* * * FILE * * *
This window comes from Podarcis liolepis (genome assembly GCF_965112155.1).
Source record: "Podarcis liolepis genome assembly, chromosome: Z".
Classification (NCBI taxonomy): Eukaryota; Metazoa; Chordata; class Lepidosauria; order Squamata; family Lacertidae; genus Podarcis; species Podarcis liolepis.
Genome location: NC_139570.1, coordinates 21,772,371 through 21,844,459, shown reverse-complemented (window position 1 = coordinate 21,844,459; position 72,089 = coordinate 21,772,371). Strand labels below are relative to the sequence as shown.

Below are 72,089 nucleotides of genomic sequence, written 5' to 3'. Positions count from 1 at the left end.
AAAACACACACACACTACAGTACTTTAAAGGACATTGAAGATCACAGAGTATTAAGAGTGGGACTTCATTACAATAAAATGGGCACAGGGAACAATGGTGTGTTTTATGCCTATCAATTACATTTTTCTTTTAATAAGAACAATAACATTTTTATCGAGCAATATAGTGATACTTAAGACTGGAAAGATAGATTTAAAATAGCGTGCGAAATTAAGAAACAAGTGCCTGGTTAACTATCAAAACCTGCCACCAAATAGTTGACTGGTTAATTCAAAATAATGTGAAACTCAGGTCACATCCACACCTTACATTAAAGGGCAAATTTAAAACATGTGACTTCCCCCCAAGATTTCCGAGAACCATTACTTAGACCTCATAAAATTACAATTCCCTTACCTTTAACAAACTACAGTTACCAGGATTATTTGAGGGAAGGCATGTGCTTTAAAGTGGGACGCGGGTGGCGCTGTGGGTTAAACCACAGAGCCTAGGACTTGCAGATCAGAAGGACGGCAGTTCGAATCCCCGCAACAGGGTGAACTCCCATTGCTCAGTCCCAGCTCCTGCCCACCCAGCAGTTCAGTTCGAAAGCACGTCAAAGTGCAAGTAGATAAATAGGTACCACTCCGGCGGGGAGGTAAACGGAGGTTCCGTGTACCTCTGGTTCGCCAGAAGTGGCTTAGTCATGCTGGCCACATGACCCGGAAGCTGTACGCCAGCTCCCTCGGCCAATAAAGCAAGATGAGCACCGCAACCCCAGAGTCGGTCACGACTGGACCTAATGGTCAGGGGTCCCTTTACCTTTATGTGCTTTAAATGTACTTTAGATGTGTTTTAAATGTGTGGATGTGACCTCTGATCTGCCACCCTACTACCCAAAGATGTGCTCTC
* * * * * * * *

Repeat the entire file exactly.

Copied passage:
This window comes from Podarcis liolepis (genome assembly GCF_965112155.1).
Source record: "Podarcis liolepis genome assembly, chromosome: Z".
Classification (NCBI taxonomy): Eukaryota; Metazoa; Chordata; class Lepidosauria; order Squamata; family Lacertidae; genus Podarcis; species Podarcis liolepis.
Genome location: NC_139570.1, coordinates 21,772,371 through 21,844,459, shown reverse-complemented (window position 1 = coordinate 21,844,459; position 72,089 = coordinate 21,772,371). Strand labels below are relative to the sequence as shown.

Below are 72,089 nucleotides of genomic sequence, written 5' to 3'. Positions count from 1 at the left end.
AAAACACACACACACTACAGTACTTTAAAGGACATTGAAGATCACAGAGTATTAAGAGTGGGACTTCATTACAATAAAATGGGCACAGGGAACAATGGTGTGTTTTATGCCTATCAATTACATTTTTCTTTTAATAAGAACAATAACATTTTTATCGAGCAATATAGTGATACTTAAGACTGGAAAGATAGATTTAAAATAGCGTGCGAAATTAAGAAACAAGTGCCTGGTTAACTATCAAAACCTGCCACCAAATAGTTGACTGGTTAATTCAAAATAATGTGAAACTCAGGTCACATCCACACCTTACATTAAAGGGCAAATTTAAAACATGTGACTTCCCCCCAAGATTTCCGAGAACCATTACTTAGACCTCATAAAATTACAATTCCCTTACCTTTAACAAACTACAGTTACCAGGATTATTTGAGGGAAGGCATGTGCTTTAAAGTGGGACGCGGGTGGCGCTGTGGGTTAAACCACAGAGCCTAGGACTTGCAGATCAGAAGGACGGCAGTTCGAATCCCCGCAACAGGGTGAACTCCCATTGCTCAGTCCCAGCTCCTGCCCACCCAGCAGTTCAGTTCGAAAGCACGTCAAAGTGCAAGTAGATAAATAGGTACCACTCCGGCGGGGAGGTAAACGGAGGTTCCGTGTACCTCTGGTTCGCCAGAAGTGGCTTAGTCATGCTGGCCACATGACCCGGAAGCTGTACGCCAGCTCCCTCGGCCAATAAAGCAAGATGAGCACCGCAACCCCAGAGTCGGTCACGACTGGACCTAATGGTCAGGGGTCCCTTTACCTTTATGTGCTTTAAATGTACTTTAGATGTGTTTTAAATGTGTGGATGTGACCTCTGATCTGCCACCCTACTACCCAAAGATGTGCTCTC